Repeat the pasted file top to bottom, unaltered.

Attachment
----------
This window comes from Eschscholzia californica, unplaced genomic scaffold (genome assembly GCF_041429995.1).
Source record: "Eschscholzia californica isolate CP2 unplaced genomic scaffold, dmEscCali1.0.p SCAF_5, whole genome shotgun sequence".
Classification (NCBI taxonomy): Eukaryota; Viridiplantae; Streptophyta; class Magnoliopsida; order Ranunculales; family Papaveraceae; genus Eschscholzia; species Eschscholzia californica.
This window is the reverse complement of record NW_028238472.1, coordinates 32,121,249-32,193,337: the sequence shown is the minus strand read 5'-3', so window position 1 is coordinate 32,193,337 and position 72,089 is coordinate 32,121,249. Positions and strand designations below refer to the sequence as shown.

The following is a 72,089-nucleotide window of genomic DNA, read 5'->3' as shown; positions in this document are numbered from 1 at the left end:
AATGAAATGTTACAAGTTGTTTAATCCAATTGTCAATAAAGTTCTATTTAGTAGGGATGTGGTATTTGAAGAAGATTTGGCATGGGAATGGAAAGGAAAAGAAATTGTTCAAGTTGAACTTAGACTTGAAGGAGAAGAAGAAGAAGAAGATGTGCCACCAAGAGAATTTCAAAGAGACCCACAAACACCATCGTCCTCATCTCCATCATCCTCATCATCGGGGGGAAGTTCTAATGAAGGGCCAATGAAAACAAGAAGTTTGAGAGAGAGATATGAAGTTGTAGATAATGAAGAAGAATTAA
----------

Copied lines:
This window comes from Eschscholzia californica, unplaced genomic scaffold (genome assembly GCF_041429995.1).
Source record: "Eschscholzia californica isolate CP2 unplaced genomic scaffold, dmEscCali1.0.p SCAF_5, whole genome shotgun sequence".
Classification (NCBI taxonomy): Eukaryota; Viridiplantae; Streptophyta; class Magnoliopsida; order Ranunculales; family Papaveraceae; genus Eschscholzia; species Eschscholzia californica.
This window is the reverse complement of record NW_028238472.1, coordinates 32,121,249-32,193,337: the sequence shown is the minus strand read 5'-3', so window position 1 is coordinate 32,193,337 and position 72,089 is coordinate 32,121,249. Positions and strand designations below refer to the sequence as shown.

The following is a 72,089-nucleotide window of genomic DNA, read 5'->3' as shown; positions in this document are numbered from 1 at the left end:
AATGAAATGTTACAAGTTGTTTAATCCAATTGTCAATAAAGTTCTATTTAGTAGGGATGTGGTATTTGAAGAAGATTTGGCATGGGAATGGAAAGGAAAAGAAATTGTTCAAGTTGAACTTAGACTTGAAGGAGAAGAAGAAGAAGAAGATGTGCCACCAAGAGAATTTCAAAGAGACCCACAAACACCATCGTCCTCATCTCCATCATCCTCATCATCGGGGGGAAGTTCTAATGAAGGGCCAATGAAAACAAGAAGTTTGAGAGAGAGATATGAAGTTGTAGATAATGAAGAAGAATTAA